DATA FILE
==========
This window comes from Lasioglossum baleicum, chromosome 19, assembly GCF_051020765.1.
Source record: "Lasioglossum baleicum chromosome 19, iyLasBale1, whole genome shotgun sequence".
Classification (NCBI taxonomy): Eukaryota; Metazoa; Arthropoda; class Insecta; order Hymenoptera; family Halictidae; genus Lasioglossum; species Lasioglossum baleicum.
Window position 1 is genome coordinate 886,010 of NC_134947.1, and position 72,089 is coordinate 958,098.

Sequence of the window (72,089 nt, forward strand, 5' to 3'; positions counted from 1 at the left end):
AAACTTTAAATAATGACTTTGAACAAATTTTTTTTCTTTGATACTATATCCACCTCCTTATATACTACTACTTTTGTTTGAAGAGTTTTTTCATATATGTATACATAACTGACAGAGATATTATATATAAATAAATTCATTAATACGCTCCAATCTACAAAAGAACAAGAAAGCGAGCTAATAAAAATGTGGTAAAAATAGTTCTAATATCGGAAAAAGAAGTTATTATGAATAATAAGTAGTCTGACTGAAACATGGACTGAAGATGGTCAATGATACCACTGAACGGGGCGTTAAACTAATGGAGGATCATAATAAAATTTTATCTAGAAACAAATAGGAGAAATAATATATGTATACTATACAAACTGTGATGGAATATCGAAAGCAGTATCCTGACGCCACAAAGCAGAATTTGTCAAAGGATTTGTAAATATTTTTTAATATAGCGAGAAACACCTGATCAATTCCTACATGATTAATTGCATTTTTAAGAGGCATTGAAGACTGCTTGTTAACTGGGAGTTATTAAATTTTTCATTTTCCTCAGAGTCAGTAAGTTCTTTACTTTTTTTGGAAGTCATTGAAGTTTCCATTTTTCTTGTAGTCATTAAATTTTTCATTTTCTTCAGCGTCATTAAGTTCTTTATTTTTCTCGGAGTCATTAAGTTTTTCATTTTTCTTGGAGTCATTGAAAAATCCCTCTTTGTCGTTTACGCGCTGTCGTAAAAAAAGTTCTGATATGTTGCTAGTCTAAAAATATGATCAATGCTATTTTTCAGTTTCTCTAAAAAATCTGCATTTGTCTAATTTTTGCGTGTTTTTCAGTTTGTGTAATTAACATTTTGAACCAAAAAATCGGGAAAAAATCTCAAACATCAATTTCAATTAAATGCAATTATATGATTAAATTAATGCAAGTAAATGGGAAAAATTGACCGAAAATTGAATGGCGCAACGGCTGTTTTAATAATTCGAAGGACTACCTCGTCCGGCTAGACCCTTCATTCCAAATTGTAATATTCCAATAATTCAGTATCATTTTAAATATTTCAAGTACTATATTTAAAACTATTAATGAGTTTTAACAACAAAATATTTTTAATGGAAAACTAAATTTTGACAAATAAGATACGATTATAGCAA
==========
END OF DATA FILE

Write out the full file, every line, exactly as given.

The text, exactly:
This window comes from Lasioglossum baleicum, chromosome 19, assembly GCF_051020765.1.
Source record: "Lasioglossum baleicum chromosome 19, iyLasBale1, whole genome shotgun sequence".
Classification (NCBI taxonomy): Eukaryota; Metazoa; Arthropoda; class Insecta; order Hymenoptera; family Halictidae; genus Lasioglossum; species Lasioglossum baleicum.
Window position 1 is genome coordinate 886,010 of NC_134947.1, and position 72,089 is coordinate 958,098.

Sequence of the window (72,089 nt, forward strand, 5' to 3'; positions counted from 1 at the left end):
AAACTTTAAATAATGACTTTGAACAAATTTTTTTTCTTTGATACTATATCCACCTCCTTATATACTACTACTTTTGTTTGAAGAGTTTTTTCATATATGTATACATAACTGACAGAGATATTATATATAAATAAATTCATTAATACGCTCCAATCTACAAAAGAACAAGAAAGCGAGCTAATAAAAATGTGGTAAAAATAGTTCTAATATCGGAAAAAGAAGTTATTATGAATAATAAGTAGTCTGACTGAAACATGGACTGAAGATGGTCAATGATACCACTGAACGGGGCGTTAAACTAATGGAGGATCATAATAAAATTTTATCTAGAAACAAATAGGAGAAATAATATATGTATACTATACAAACTGTGATGGAATATCGAAAGCAGTATCCTGACGCCACAAAGCAGAATTTGTCAAAGGATTTGTAAATATTTTTTAATATAGCGAGAAACACCTGATCAATTCCTACATGATTAATTGCATTTTTAAGAGGCATTGAAGACTGCTTGTTAACTGGGAGTTATTAAATTTTTCATTTTCCTCAGAGTCAGTAAGTTCTTTACTTTTTTTGGAAGTCATTGAAGTTTCCATTTTTCTTGTAGTCATTAAATTTTTCATTTTCTTCAGCGTCATTAAGTTCTTTATTTTTCTCGGAGTCATTAAGTTTTTCATTTTTCTTGGAGTCATTGAAAAATCCCTCTTTGTCGTTTACGCGCTGTCGTAAAAAAAGTTCTGATATGTTGCTAGTCTAAAAATATGATCAATGCTATTTTTCAGTTTCTCTAAAAAATCTGCATTTGTCTAATTTTTGCGTGTTTTTCAGTTTGTGTAATTAACATTTTGAACCAAAAAATCGGGAAAAAATCTCAAACATCAATTTCAATTAAATGCAATTATATGATTAAATTAATGCAAGTAAATGGGAAAAATTGACCGAAAATTGAATGGCGCAACGGCTGTTTTAATAATTCGAAGGACTACCTCGTCCGGCTAGACCCTTCATTCCAAATTGTAATATTCCAATAATTCAGTATCATTTTAAATATTTCAAGTACTATATTTAAAACTATTAATGAGTTTTAACAACAAAATATTTTTAATGGAAAACTAAATTTTGACAAATAAGATACGATTATAGCAA